“If a doula were a drug, it would be unethical not to use it.”
By: Emily Accrocco
Doula-what? Doula-who? What the heck is a doula anyways? Doula comes from the ancient Greek word for a “woman who serves.” Women have been helping women have babies for centuries and this has carried on into the modern world. Doulas are everywhere, and are trained and experienced professional birth support workers. Most women who become doulas see becoming a doula as a calling, a vocation. They have a passion for pregnancy, new mothers and families and new life. A doula provides physical, emotional, mental, and informational and partner support. A doula does not take the place of the father or birth partner. If anything, a doula increases partner involvement during the laboring process. The family is born in the delivery room and the presence of a doula reduces pain, anxiety, discomfort and fear during birth for both the mother and the father. Doulas are mostly hired because a family or mother desires a natural, unmedicated birth, but are still extremely helpful with a medicated birth. As doulas, we hope to empower mothers to give a new start at life while helping create a healthier generation.
I’m drawn to pregnant bellies. I can’t stop chasing the mothers down and asking, “Do you have a doula?” Many, if not all respond, “What is a doula??” This was the same reaction I had when I was pregnant. When I did some research, I was floored. There IS a support person used purely for labor and delivery. It can be affordable, or pricey, depending on the doula’s experience and practice area. Most doulas that haven’t been certified through various agencies, including DONA or CAPPA, provide free birth support, but fees for experienced doulas can be up to $1000. We will also provide you with a list of community resources. A doula does not do anything medical—we provide hot and cold therapy, massage, advocacy, aromatherapy, reflexology and various physical and emotional comfort measures for relief, continuous phone or email support and are on call for you two weeks before and after your due date. A doula is with a mother 100% of the time during labor and delivery and is there to ensure that a mother has the birth that she wants and to remind her that she has options during her birth experience.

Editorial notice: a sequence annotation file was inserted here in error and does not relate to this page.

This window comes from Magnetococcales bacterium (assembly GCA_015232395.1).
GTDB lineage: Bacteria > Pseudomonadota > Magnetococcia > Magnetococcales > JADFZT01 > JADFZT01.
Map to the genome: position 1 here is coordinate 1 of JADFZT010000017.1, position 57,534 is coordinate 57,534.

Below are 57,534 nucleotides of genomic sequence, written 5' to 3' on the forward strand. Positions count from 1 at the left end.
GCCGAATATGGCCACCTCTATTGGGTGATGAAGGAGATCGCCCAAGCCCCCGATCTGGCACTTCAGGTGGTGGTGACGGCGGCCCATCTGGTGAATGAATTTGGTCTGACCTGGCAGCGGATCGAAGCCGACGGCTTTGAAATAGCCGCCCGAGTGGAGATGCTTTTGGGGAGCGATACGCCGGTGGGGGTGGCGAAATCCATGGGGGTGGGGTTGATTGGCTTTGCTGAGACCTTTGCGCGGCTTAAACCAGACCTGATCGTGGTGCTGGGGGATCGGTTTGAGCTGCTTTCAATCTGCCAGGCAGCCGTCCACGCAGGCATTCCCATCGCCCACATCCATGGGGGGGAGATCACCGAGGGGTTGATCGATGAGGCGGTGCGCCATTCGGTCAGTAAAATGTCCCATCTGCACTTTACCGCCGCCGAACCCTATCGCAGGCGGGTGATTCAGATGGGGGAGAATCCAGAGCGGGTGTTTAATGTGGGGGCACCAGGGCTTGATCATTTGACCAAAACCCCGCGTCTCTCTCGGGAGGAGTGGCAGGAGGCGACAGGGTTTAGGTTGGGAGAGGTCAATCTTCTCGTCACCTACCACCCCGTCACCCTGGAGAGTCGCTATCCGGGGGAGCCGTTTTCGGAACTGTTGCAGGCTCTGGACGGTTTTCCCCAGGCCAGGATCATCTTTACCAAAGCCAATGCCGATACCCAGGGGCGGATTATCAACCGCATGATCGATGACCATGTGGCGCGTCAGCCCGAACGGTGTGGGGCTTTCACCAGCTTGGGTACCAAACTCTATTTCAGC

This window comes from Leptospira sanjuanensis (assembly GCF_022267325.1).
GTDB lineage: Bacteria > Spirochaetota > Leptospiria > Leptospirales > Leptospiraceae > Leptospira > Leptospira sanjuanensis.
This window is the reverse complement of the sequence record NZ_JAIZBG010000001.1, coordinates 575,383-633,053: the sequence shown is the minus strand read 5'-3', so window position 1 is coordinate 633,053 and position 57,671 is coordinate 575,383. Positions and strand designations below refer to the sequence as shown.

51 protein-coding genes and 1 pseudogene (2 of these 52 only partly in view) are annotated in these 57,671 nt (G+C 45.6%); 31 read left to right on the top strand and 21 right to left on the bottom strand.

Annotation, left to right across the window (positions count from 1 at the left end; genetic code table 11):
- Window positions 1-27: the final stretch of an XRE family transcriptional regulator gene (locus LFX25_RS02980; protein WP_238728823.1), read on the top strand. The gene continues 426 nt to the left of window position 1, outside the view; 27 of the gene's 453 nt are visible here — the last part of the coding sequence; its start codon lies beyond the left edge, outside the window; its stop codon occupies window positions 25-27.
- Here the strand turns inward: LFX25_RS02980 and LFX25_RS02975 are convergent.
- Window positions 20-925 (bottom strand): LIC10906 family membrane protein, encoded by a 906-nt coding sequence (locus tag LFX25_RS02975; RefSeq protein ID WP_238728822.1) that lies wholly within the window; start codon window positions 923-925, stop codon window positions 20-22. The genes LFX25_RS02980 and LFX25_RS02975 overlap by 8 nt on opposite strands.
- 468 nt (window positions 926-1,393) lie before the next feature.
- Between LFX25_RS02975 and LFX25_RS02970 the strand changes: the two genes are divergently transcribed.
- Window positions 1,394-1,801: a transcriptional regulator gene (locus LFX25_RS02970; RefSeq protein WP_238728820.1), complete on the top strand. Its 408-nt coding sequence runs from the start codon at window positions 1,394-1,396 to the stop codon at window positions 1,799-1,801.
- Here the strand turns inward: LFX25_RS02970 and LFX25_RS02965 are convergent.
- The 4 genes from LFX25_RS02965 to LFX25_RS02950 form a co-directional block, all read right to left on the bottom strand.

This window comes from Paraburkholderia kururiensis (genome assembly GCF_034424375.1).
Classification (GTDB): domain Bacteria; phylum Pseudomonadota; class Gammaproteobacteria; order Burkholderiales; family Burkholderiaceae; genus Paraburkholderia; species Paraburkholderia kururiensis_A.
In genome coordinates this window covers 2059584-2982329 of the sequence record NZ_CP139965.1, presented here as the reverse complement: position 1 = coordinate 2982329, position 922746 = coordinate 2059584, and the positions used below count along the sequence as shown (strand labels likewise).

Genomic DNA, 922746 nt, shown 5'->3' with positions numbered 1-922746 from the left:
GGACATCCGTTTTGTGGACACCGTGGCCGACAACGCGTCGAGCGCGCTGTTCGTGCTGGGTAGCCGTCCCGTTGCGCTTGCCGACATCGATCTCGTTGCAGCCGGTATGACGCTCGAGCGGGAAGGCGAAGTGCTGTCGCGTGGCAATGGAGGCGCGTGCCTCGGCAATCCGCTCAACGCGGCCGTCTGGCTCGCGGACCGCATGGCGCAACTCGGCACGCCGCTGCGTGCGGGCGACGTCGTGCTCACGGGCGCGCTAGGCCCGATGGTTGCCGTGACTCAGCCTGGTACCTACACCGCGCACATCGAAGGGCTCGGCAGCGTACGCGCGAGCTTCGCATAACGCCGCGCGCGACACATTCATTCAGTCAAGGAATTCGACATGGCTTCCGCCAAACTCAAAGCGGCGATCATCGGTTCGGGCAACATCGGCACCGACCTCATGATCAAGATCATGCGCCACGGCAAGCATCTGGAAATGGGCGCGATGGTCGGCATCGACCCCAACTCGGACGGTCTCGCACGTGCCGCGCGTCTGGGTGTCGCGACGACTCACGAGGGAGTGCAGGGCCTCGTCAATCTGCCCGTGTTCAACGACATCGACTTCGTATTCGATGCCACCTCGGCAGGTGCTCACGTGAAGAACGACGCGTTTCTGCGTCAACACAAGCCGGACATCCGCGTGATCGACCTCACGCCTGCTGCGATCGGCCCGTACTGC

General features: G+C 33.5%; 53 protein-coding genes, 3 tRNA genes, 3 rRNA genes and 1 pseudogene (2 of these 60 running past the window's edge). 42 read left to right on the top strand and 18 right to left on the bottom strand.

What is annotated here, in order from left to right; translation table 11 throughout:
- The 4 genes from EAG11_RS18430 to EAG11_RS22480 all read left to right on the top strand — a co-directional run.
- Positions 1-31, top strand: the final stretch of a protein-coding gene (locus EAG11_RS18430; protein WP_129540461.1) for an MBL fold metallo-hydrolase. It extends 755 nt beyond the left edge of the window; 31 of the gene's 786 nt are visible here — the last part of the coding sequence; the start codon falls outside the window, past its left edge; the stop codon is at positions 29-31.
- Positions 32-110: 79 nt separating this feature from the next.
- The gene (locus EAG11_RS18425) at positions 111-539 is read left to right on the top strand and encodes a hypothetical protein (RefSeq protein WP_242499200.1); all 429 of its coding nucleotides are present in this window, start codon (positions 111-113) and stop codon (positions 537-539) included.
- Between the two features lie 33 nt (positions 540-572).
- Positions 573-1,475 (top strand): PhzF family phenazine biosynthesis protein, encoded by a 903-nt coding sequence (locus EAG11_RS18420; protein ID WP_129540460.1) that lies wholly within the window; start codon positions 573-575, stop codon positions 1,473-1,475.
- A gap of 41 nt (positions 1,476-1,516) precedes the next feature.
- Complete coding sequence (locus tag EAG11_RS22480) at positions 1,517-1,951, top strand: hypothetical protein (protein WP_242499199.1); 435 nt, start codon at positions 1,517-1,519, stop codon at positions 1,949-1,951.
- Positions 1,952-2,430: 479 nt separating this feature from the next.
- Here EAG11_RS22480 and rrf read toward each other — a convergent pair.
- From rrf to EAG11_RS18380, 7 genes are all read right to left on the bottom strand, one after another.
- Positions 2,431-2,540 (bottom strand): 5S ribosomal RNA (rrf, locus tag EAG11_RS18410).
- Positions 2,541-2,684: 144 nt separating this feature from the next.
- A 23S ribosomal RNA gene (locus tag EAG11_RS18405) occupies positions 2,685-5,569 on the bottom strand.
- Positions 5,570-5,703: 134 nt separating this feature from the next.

If you hire a doula, you will meet at least twice prenatally and discuss your birth preferences and prepare and investigate ways to avoid unnecessary medical interventions. Doulas spend a lot of time educating families on healthy pregnancies, changes during labor and delivery, newborn and postpartum care as well as breastfeeding. There are also postpartum doulas that charge by the hour and visit you at home assist with light housekeeping as well. Doulas work in hospitals, birth centers and during homebirths! Birth is seen as a transitional and natural process, where a doula is witness to a woman becoming a mother. It is one of the most powerful experiences on earth and most humbling to the doula.
Facts About Doulas:
The presence of a doula at your birth:
~ increases birth experience satisfaction and postpartum bonding
~ lowers c section rates
~ lowers medical intervention rates
~ shortens labor
~ reduces fear and anxiety about labor and delivery
~ lowers level of stress hormones
~ lowers chances of postpartum depression
And much more!
Emily grew up in Barnstable, Cape Cod and after graduation, attended University of North Carolina at Charlotte. She earned a Bachelors of Arts in Psychology and Women's Studies. In 2010, she gave birth to her daughter Lena Rose with the assistance of a doula. She had never considered or been educated about natural childbirth or hiring a doula. Emily had an amazing experience and it motivated her to become a doula herself. Her dream was to work with teen girls and as a labor and delivery nurse, but found doula-ing satisfies both passions. Emily believes in the transitive powers of childbirth on women and believes that every woman should have doula support to have the most fulfilling birth and most positive experience. Childbirth is so empowering and humbling at the same time, that to be a part of another's special moment means so much to the doula. Birthing is a spiritual event and women can take back the personal power and innate strength to give birth without excessive and unnecessary medical interventions. Emily works as a mental health counselor for children and adolescents. She draws on her experiences in social work and birth work to be successful in both fields. She is currently a midwifery student and has dreams of opening a pregnancy and birth services center on Cape Cod.
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